He wished to use “data-processing machines to examine the relation between party membership and opposition to the president. That this was not done was due to my inability to express quantitatively the relationship I sought.”
Best Description of the Great Depression
Irving Isaacson ’36 wrote an economics and sociology thesis on “Would a System of Government Ownership, Properly Administered, Provide the Necessary Flexibility in Our Price System?”
By the mid-1930s, he wrote in his thesis, the Great Depression had taken a “terrific toll — in life, in health, in security, in money, in suffering, and in want.”
Best (Because It’s the First One We Could Find) Thanks to a Lewiston Business
Acknowledgments and dedications in senior theses were rare up through the 1950s.
Robert Blake ’55, in his thesis on “An Investigation of Paper Chromatography as a Means to Identify Plant Genotypes,” included a Lewiston business in one of the first acknowledgments, thanking Saunders Greenhouse, which used to be on Main Street in Lewiston near the Veterans Bridge, for their “kind cooperation.”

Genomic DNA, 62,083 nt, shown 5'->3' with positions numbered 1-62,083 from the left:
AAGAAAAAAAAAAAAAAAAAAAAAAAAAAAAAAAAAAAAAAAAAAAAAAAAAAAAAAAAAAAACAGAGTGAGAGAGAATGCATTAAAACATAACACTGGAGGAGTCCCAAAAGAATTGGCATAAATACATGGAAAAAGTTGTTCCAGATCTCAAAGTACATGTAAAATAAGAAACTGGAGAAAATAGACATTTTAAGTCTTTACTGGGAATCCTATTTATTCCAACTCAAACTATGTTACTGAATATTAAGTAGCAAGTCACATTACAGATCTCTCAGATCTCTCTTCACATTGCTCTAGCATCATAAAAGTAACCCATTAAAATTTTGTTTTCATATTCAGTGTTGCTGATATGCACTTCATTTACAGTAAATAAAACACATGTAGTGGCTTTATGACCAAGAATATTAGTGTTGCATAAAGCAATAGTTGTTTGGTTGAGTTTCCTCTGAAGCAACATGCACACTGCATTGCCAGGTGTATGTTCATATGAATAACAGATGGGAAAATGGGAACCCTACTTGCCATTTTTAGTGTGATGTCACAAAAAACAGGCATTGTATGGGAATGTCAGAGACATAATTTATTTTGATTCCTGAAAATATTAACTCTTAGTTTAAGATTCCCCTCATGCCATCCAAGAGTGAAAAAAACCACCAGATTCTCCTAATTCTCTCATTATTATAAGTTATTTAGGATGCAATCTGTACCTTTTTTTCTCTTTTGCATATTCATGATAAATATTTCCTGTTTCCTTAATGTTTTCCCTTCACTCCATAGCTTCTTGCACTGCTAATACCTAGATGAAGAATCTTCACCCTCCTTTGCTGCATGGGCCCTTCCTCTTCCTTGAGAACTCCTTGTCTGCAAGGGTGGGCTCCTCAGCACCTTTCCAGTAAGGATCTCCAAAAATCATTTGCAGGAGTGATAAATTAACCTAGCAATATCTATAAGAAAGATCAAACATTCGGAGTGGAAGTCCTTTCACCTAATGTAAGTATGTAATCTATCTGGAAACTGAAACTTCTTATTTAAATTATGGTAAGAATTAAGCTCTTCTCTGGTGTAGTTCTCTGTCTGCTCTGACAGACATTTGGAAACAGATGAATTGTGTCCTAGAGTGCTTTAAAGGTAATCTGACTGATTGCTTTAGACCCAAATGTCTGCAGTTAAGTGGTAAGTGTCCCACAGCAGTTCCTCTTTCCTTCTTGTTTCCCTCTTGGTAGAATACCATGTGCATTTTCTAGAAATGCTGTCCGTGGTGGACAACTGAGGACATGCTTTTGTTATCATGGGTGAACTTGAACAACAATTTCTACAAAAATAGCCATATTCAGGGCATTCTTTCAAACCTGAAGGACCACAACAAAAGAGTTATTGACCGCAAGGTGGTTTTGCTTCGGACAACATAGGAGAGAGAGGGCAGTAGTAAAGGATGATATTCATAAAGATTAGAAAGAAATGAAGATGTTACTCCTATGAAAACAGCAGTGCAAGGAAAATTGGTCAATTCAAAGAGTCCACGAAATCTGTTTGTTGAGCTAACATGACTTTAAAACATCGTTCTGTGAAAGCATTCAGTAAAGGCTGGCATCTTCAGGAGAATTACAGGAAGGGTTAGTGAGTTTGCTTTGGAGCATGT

Best Thanks to a Lewiston Nonprofit
Nicholas Steverson ’15 wrote an English thesis on “’To my Virginity!’: Queerness, Silencing, and Dominicanity in Díaz’s The Brief Wondrous Life of Oscar Wao,” and thanked the team at the Lewiston nonprofit Tree Street Youth:
“To Julia, Kim, Megan, Cristal, Anwar, Ayman, Alli, Aisha, Sam, Brett, Erryl, Kelsey, Munir, Prosper, Fabi, and all the folks at Tree Street for giving me a home in Maine, for giving me a way to be proud of my work every day, for understanding that I had to do this one last weird thing before I could be there all the time.”
Tree Street Youth Center was founded by Julia Sleeper ’08 and Kim Sullivan ’13.
Best Acknowledgment of a Project Management Truism
Paul Wason ’76, writing a biology thesis on “The Domestication and Early Dispersal of Cotton as It Relates to the Possibility of Pre-Columbian Contacts Between the New World and the Old,” thanked a legion of friends for helping with typing (lots of people were thanked for typing back then) noting that “no matter how much planning is done, there is always a rush at the end.”
Best “Thanks, But I’m All Set”
At the end of his thanks to all his friends who helped, Wason added, “Thanks, also, to others who offered to help.”
Best Mention of a Thesis Tradition in an Acknowledgment
Brooks Motley ’06 wrote a geology thesis on “Sedimentation in Linnévatnet, Svalbard, During 2004–2005: A Modern Process Study Using Sediment Traps.”
He toasted his adviser, Mike Retelle, by saying that “the next Interface Pale Ale in a leaky Zodiak is on me.”